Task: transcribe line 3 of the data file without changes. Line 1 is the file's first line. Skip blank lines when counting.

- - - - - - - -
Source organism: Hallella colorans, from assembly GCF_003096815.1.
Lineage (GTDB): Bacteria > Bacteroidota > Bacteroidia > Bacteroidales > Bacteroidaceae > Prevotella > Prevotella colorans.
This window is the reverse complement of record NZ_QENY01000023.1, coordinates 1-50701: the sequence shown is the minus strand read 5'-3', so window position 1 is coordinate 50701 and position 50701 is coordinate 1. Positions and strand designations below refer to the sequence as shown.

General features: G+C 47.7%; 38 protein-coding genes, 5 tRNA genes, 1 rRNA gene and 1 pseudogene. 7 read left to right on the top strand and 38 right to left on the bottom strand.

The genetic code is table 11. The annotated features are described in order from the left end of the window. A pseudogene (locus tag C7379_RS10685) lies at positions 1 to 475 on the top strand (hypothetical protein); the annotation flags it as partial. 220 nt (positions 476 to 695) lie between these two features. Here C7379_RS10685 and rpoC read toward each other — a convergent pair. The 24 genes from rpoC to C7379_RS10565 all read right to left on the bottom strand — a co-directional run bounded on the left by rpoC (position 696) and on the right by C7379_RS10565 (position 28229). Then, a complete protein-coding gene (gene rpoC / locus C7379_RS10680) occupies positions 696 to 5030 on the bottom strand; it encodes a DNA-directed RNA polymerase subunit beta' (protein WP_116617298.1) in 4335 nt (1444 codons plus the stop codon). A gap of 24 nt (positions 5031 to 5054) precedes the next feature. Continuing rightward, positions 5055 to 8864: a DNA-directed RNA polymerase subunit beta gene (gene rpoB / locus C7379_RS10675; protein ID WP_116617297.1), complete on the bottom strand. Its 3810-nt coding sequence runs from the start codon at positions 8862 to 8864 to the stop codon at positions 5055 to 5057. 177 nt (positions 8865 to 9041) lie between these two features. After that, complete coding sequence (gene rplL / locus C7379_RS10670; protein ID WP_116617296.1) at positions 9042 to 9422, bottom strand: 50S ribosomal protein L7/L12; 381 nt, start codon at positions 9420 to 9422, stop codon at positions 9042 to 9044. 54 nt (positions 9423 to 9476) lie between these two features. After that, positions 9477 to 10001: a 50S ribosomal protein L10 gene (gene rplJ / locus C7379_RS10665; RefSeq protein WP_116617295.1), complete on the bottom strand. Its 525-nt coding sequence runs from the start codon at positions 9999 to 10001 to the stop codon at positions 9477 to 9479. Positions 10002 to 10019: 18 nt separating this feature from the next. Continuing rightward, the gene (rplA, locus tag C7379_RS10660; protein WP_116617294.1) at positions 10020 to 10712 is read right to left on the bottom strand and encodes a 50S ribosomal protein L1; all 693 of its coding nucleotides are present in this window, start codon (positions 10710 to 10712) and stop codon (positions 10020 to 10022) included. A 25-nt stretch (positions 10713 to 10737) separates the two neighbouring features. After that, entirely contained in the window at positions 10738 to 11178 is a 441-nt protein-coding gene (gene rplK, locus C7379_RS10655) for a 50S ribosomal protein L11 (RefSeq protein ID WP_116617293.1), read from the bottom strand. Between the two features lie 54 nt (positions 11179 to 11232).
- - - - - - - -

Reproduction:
This window is the reverse complement of record NZ_QENY01000023.1, coordinates 1-50701: the sequence shown is the minus strand read 5'-3', so window position 1 is coordinate 50701 and position 50701 is coordinate 1. Positions and strand designations below refer to the sequence as shown.